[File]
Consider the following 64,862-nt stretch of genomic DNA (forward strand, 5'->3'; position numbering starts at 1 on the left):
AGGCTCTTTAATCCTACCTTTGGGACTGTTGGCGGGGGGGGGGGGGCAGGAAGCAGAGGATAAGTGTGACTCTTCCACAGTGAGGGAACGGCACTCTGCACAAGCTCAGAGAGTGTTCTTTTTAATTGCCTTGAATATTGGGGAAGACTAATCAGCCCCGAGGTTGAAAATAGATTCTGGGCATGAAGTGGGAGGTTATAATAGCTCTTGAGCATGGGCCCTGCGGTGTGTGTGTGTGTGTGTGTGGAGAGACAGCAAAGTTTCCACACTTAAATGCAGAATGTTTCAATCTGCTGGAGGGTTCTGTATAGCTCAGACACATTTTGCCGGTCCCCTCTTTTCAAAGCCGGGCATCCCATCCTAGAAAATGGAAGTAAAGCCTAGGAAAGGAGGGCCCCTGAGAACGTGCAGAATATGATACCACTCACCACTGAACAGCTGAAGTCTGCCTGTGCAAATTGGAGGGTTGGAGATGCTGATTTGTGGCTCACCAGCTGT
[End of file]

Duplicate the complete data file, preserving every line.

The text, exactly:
Consider the following 64,862-nt stretch of genomic DNA (forward strand, 5'->3'; position numbering starts at 1 on the left):
AGGCTCTTTAATCCTACCTTTGGGACTGTTGGCGGGGGGGGGGGGGCAGGAAGCAGAGGATAAGTGTGACTCTTCCACAGTGAGGGAACGGCACTCTGCACAAGCTCAGAGAGTGTTCTTTTTAATTGCCTTGAATATTGGGGAAGACTAATCAGCCCCGAGGTTGAAAATAGATTCTGGGCATGAAGTGGGAGGTTATAATAGCTCTTGAGCATGGGCCCTGCGGTGTGTGTGTGTGTGTGTGTGGAGAGACAGCAAAGTTTCCACACTTAAATGCAGAATGTTTCAATCTGCTGGAGGGTTCTGTATAGCTCAGACACATTTTGCCGGTCCCCTCTTTTCAAAGCCGGGCATCCCATCCTAGAAAATGGAAGTAAAGCCTAGGAAAGGAGGGCCCCTGAGAACGTGCAGAATATGATACCACTCACCACTGAACAGCTGAAGTCTGCCTGTGCAAATTGGAGGGTTGGAGATGCTGATTTGTGGCTCACCAGCTGT